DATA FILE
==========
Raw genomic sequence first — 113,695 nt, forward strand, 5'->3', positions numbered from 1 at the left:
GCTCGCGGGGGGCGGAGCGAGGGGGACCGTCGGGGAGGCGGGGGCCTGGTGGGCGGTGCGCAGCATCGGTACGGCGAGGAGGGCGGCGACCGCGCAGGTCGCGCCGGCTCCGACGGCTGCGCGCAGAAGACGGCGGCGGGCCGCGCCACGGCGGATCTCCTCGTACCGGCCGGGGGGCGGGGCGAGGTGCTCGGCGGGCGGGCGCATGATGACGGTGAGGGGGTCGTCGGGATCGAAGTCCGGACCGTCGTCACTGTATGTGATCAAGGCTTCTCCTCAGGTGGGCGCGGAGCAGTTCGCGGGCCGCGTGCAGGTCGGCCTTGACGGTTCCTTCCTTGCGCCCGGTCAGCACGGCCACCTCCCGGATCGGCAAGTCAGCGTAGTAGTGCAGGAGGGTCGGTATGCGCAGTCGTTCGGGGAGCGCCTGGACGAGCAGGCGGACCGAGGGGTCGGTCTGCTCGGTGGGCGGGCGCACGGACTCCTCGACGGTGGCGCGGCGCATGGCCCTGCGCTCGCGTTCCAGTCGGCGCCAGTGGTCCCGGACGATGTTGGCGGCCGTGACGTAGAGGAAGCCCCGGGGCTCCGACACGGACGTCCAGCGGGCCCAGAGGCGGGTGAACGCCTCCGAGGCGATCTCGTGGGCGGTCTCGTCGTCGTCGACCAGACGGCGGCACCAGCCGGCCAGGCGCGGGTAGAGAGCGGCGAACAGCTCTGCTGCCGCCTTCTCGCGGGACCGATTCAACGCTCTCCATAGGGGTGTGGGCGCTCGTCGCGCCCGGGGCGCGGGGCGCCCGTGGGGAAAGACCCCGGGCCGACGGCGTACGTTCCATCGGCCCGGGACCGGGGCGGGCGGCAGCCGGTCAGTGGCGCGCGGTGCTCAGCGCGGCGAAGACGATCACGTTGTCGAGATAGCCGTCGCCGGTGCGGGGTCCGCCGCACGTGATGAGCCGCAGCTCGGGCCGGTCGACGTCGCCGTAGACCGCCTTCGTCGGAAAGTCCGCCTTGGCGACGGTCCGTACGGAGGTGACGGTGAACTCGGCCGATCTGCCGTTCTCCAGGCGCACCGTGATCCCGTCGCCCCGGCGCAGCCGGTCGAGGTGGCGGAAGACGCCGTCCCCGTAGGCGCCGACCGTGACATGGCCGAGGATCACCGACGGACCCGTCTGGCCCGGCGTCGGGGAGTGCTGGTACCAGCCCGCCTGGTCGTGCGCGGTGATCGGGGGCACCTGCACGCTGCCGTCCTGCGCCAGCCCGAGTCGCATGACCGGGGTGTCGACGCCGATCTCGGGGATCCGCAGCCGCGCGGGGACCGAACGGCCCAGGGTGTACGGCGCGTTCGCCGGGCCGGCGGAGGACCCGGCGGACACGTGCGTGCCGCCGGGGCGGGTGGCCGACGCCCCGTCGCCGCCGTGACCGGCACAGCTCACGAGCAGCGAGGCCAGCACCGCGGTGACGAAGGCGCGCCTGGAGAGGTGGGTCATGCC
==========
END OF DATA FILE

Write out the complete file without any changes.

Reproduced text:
Raw genomic sequence first — 113,695 nt, forward strand, 5'->3', positions numbered from 1 at the left:
GCTCGCGGGGGGCGGAGCGAGGGGGACCGTCGGGGAGGCGGGGGCCTGGTGGGCGGTGCGCAGCATCGGTACGGCGAGGAGGGCGGCGACCGCGCAGGTCGCGCCGGCTCCGACGGCTGCGCGCAGAAGACGGCGGCGGGCCGCGCCACGGCGGATCTCCTCGTACCGGCCGGGGGGCGGGGCGAGGTGCTCGGCGGGCGGGCGCATGATGACGGTGAGGGGGTCGTCGGGATCGAAGTCCGGACCGTCGTCACTGTATGTGATCAAGGCTTCTCCTCAGGTGGGCGCGGAGCAGTTCGCGGGCCGCGTGCAGGTCGGCCTTGACGGTTCCTTCCTTGCGCCCGGTCAGCACGGCCACCTCCCGGATCGGCAAGTCAGCGTAGTAGTGCAGGAGGGTCGGTATGCGCAGTCGTTCGGGGAGCGCCTGGACGAGCAGGCGGACCGAGGGGTCGGTCTGCTCGGTGGGCGGGCGCACGGACTCCTCGACGGTGGCGCGGCGCATGGCCCTGCGCTCGCGTTCCAGTCGGCGCCAGTGGTCCCGGACGATGTTGGCGGCCGTGACGTAGAGGAAGCCCCGGGGCTCCGACACGGACGTCCAGCGGGCCCAGAGGCGGGTGAACGCCTCCGAGGCGATCTCGTGGGCGGTCTCGTCGTCGTCGACCAGACGGCGGCACCAGCCGGCCAGGCGCGGGTAGAGAGCGGCGAACAGCTCTGCTGCCGCCTTCTCGCGGGACCGATTCAACGCTCTCCATAGGGGTGTGGGCGCTCGTCGCGCCCGGGGCGCGGGGCGCCCGTGGGGAAAGACCCCGGGCCGACGGCGTACGTTCCATCGGCCCGGGACCGGGGCGGGCGGCAGCCGGTCAGTGGCGCGCGGTGCTCAGCGCGGCGAAGACGATCACGTTGTCGAGATAGCCGTCGCCGGTGCGGGGTCCGCCGCACGTGATGAGCCGCAGCTCGGGCCGGTCGACGTCGCCGTAGACCGCCTTCGTCGGAAAGTCCGCCTTGGCGACGGTCCGTACGGAGGTGACGGTGAACTCGGCCGATCTGCCGTTCTCCAGGCGCACCGTGATCCCGTCGCCCCGGCGCAGCCGGTCGAGGTGGCGGAAGACGCCGTCCCCGTAGGCGCCGACCGTGACATGGCCGAGGATCACCGACGGACCCGTCTGGCCCGGCGTCGGGGAGTGCTGGTACCAGCCCGCCTGGTCGTGCGCGGTGATCGGGGGCACCTGCACGCTGCCGTCCTGCGCCAGCCCGAGTCGCATGACCGGGGTGTCGACGCCGATCTCGGGGATCCGCAGCCGCGCGGGGACCGAACGGCCCAGGGTGTACGGCGCGTTCGCCGGGCCGGCGGAGGACCCGGCGGACACGTGCGTGCCGCCGGGGCGGGTGGCCGACGCCCCGTCGCCGCCGTGACCGGCACAGCTCACGAGCAGCGAGGCCAGCACCGCGGTGACGAAGGCGCGCCTGGAGAGGTGGGTCATGCC